All hands, eyes, and ears on deck

Here's how to make your CE sessions effective for different learning styles.
source-image
Feb 01, 2009

Associates, you probably feel angst when you suggest an improvement to a hospital process, only to be shut down by the practice owner who thought you were insulting her leadership abilities. And practice owners, you're baffled by your associate who leaves promptly at 5 p.m. and never takes cases after closing time. Here's the rub: These behaviors are not necessarily the result of obstinacy or a poor work ethic. They may just be generational differences.

The variety of generations and personality types in the workforce today means you need to examine how you're communicating. And because the four generations in the workplace (see "Today's generations") live and interact differently, communication challenges pop up and affect how the team works together.




Keeping these generational differences in mind is important when you're planning team CE sessions. Not only does everyone in your practice represent a different generation, everyone also has a different learning style. So to effectively educate your team members, you'll need to overcome personality differences as well as generational barriers.

This article, based on the findings in Benchmarks 2008: A Study of Well-Managed Practices, discusses conflicting communication styles of generations in the workplace, the opportunities that can arise from communication gaps, and suggestions for mitigating miscommunication.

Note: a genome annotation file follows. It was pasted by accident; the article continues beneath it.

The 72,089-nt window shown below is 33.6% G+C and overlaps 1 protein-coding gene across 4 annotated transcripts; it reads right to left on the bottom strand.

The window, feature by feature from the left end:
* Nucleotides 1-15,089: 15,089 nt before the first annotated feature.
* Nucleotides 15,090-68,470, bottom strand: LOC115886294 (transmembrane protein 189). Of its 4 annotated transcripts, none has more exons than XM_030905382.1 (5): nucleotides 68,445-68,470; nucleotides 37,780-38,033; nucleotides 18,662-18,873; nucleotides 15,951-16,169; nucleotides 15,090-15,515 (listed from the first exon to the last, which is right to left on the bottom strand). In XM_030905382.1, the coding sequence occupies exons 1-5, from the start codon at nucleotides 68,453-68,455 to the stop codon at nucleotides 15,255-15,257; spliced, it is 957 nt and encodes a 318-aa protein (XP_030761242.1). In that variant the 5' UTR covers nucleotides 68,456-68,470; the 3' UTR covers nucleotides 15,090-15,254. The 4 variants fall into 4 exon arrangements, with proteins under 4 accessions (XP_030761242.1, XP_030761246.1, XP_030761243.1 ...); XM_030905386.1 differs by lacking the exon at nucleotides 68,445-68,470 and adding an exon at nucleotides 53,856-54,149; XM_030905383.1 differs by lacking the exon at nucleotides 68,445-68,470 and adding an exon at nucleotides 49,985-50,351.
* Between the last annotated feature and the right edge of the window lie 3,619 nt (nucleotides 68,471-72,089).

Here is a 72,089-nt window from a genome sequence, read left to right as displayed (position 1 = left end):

Keep it together

Dr. Brent Cook of Kingsbrook Animal Hospital in Frederick, Md., says teams tend to fall apart when team members have no opportunity to be heard. So get them involved, especially when it comes to CE. Each year, Dr. Cook's staff has a chance to attend CE. Licensed technicians attend a national conference and other staff members attend local events. While attending a conference, team members go to dinner together every night and share what they learned that day.

If your practice can't afford to send everyone to a conference, internal meetings are a great tool. Dr. Cook suggests soliciting ideas on CE topics and presentation options. And if team members are interested, allow them to prepare and present on the topics they're knowledgeable about. Create a three-, six-, or 12-month CE calendar using employees' suggestions so you know the focus of the meeting ahead of time and have time to prepare and delegate responsibility. Team involvement boosts employees' enthusiasm for CE, and, as a result, they buy into the process. "Employees are excited about exploring an area they've picked themselves, and they share more information with other employees this way," Dr. Cook says.

You can plan a great CE meeting just by knowing who's coming, says Cindy Mims-Nash, hospital administrator at Oakhurst Veterinary Hospital in Oakhurst, N.J. Mims-Nash says that often an employee's lack of interest in a CE session is due to the fact that the content doesn't match his or her learning needs.

To ensure that visual, auditory, and tactile learners (see "Learning style characteristics") grasp a new procedure or understand how to make a recommendation to a client, make sure elements of your presentation appeal to the different learning styles. Try an oral presentation (to appeal to the auditory learners) with props (for the visual and tactile learners) and provide a handout afterward (everyone benefits).

You might also give a quiz at the end of the session. This promotes a little healthy competition between departments—and teamwork within groups—by presenting awards for the highest scores.